What B-to-C Marketers Gain From the Evolution of CRM
B-to-C marketers can only learn so much from their B-to-B counterparts. Though they're both marketers, the B-to-C sales cycles is extremely different and, as a result, the marketing processes are too.
For example, if your target decision maker in B-to-B is an operations manager shopping for high-end software, you can manage your interactions with that person in a centralized place, over a relatively predictable amount of time. Furthermore, you can lean heavily on analytical insights to sell more products to that customer and others like her with greater efficiency.
However, if your target decision maker is a consumer shopping for flip-flops to take on his beach trip, the same type of predictable, managed B-to-B approach is irrelevant to you.
Marketing high-priced software is very different than marketing shoes. And for the last several decades, B-to-B and B-to-C marketers have had to use the same tools, which were less effective for marketers in the B-to-C industry. Customer relationship management (CRM) software, in particular, has been confined to the B-to-B realm, and B-to-C campaigns couldn't tap into these same benefits.
But today, B-to-C marketers now have access to their own CRM that helps enable e-commerce, mobile shopping and multichannel communications.
After 20 Years, B2C Marketers Find Worth in CRM
CRM has been around for two decades or more. Back in the 1980s, B-to-B marketers were using contact management and database marketing to manage their engagements with customers and qualify leads for their sales teams. By the middle of the 1990s, those methods had developed into full-fledged CRM suites that helped nurture prospects and deliver a steady diet of leads to B-to-B sales teams.
Meanwhile, the companies that sold products to consumers were interacting with their buyers primarily via one channel: their brick-and-mortar stores. Of course, that's no longer true. Today, the B-to-C marketer trying to sell flip-flops to a consumer — or more accurately, to thousands or hundreds of thousands of consumers — is interacting via multiple channels.
Your buyer might shop in-store, but he’s more likely today to shop online and to do so from multiple devices before he finally puts an item in his virtual shopping cart and checks out. All of those touchpoints can create confusion for marketers struggling to get a complete view of their customers’ activities. How do your buyers interact with your brand, and which marketing campaigns actually drive final purchase decisions?
What makes this challenging is that B-to-C marketers typically see about six different identities for each consumer. The man who is getting ready for his beach trip, for example, might first browse for flip-flops from his computer, then narrow his choices via his iPad, take a last look at his favorite option on his smartphone, and then finally buy his favorite pair of sandals from his laptop. He’s one consumer, and his journey can teach a marketer a lot about how to sell to others like him. The challenge is he ends up looking like multiple people depending on which device he’s using.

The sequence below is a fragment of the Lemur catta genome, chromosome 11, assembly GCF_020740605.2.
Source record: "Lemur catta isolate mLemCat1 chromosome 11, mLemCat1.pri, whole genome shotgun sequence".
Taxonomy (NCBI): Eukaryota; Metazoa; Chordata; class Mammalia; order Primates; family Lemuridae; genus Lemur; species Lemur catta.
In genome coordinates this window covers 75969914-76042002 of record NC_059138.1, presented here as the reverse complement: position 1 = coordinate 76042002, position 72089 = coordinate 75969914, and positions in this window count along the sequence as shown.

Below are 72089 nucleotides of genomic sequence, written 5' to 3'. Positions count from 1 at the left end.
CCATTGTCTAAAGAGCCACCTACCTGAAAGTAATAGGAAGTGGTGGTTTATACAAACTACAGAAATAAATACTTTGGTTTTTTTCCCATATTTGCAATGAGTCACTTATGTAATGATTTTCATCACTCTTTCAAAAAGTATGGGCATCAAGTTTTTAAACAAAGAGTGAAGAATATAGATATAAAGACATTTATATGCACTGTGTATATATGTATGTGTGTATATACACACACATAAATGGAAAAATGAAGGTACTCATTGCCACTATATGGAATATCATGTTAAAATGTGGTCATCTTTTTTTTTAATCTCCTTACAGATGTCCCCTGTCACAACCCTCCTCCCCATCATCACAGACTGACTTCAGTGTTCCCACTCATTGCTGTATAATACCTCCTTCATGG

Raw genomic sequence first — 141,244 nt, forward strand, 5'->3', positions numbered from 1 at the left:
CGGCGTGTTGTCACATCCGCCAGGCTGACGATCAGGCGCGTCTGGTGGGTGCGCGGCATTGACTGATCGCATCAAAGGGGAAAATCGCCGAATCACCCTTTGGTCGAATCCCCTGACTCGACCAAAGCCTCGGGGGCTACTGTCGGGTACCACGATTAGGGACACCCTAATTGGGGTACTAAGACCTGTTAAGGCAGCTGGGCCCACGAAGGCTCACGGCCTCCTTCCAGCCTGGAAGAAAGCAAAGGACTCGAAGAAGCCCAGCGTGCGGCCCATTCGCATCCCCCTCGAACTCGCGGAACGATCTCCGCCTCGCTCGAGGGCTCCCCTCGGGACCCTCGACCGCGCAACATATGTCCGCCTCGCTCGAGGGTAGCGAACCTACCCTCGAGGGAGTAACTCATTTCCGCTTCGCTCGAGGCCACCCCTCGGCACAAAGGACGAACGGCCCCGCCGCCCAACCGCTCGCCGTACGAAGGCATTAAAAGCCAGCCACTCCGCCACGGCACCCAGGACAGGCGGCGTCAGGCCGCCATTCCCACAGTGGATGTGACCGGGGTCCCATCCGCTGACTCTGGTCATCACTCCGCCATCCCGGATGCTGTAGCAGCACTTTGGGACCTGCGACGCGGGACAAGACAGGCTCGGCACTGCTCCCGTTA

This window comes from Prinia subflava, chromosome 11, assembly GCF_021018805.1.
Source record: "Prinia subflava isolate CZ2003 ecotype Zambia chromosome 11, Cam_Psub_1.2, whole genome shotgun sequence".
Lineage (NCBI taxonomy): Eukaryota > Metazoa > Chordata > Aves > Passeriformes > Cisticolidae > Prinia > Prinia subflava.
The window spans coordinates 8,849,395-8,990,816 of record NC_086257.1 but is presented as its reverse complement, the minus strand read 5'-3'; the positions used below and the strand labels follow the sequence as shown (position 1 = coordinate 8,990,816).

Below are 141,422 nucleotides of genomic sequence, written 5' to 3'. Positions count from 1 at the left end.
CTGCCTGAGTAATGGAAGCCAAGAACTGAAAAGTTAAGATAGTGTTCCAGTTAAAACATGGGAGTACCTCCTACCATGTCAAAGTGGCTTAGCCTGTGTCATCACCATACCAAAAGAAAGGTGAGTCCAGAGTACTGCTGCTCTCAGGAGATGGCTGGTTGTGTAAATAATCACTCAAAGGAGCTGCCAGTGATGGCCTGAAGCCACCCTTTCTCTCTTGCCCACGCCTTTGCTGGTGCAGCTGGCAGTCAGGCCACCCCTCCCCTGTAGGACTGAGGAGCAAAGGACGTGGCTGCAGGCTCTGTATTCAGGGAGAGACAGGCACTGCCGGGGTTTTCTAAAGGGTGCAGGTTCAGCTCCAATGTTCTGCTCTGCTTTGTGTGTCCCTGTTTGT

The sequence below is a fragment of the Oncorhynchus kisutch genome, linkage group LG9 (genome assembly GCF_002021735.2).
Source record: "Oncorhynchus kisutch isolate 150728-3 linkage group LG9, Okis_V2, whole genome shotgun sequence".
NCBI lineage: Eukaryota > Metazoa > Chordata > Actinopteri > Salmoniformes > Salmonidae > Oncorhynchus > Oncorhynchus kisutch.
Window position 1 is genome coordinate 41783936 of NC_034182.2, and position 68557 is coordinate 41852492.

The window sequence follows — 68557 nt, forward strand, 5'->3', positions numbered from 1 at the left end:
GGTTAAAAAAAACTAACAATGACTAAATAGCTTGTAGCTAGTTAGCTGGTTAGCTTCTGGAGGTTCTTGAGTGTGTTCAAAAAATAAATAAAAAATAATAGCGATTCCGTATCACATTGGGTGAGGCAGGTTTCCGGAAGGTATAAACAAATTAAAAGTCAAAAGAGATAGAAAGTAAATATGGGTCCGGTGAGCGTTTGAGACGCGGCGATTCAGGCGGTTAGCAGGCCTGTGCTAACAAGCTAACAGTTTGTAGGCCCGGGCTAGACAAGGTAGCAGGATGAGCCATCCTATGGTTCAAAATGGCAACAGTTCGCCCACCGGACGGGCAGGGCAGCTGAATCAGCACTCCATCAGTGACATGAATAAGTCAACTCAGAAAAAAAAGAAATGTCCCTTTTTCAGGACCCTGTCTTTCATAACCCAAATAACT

That’s a problem for B-to-C marketers. Not only does it harm their ability to create omnichannel campaigns that drive sales, but it’s likely to spark negative customer experiences. For example, if you’re pushing cart abandonment messages to the guy walking around the beach in your brand’s flip-flops, you’ve turned a chance to create brand loyalty into an annoyance for your customer.
Seventy percent of the buying experience is based on how customers feel brands treat them, according to McKinsey. Siloed data about consumer activity makes it challenging for e-commerce retailers to scale positive treatment. A new wave of CRM solutions specifically built to solve this problem — not to fit B-to-B marketing needs — is enabling a better future for B-to-C e-commerce marketers.
CRM Isn't One Size Fits All — What B-to-C Marketers Need Now
CRM solutions for B-to-C companies are geared toward marketers, not salespeople. They're designed for shorter buying cycles, higher sales volume and lower value purchases than the tools B-to-B companies have used since the 1980s. Furthermore, B-to-C CRM can personalize marketing campaigns for millions of customer interactions, targeting multiple sales per customer.
Marketers creating campaigns for consumers must optimize for a multichannel landscape in which customers expect to be recognized, regardless of which device they use to do business with their favorite brands. CRM specifically built for B-to-C marketers fuels the optimized campaigns and personalized communications so essential to brand loyalty in competitive e-commerce markets.
Eric Keating is the vice president of marketing at Zaius, a B-to-C CRM marketing platform.
Eric Keating is the Vice President of Marketing at Zaius, a B2C CRM marketing platform. A go-to-market business leader, Eric is focused on helping top consumer brands grow by improving their understanding of customer behavior. Prior to joining Zaius, he was the vice president of the software-as-a-service division at Millward Brown Digital.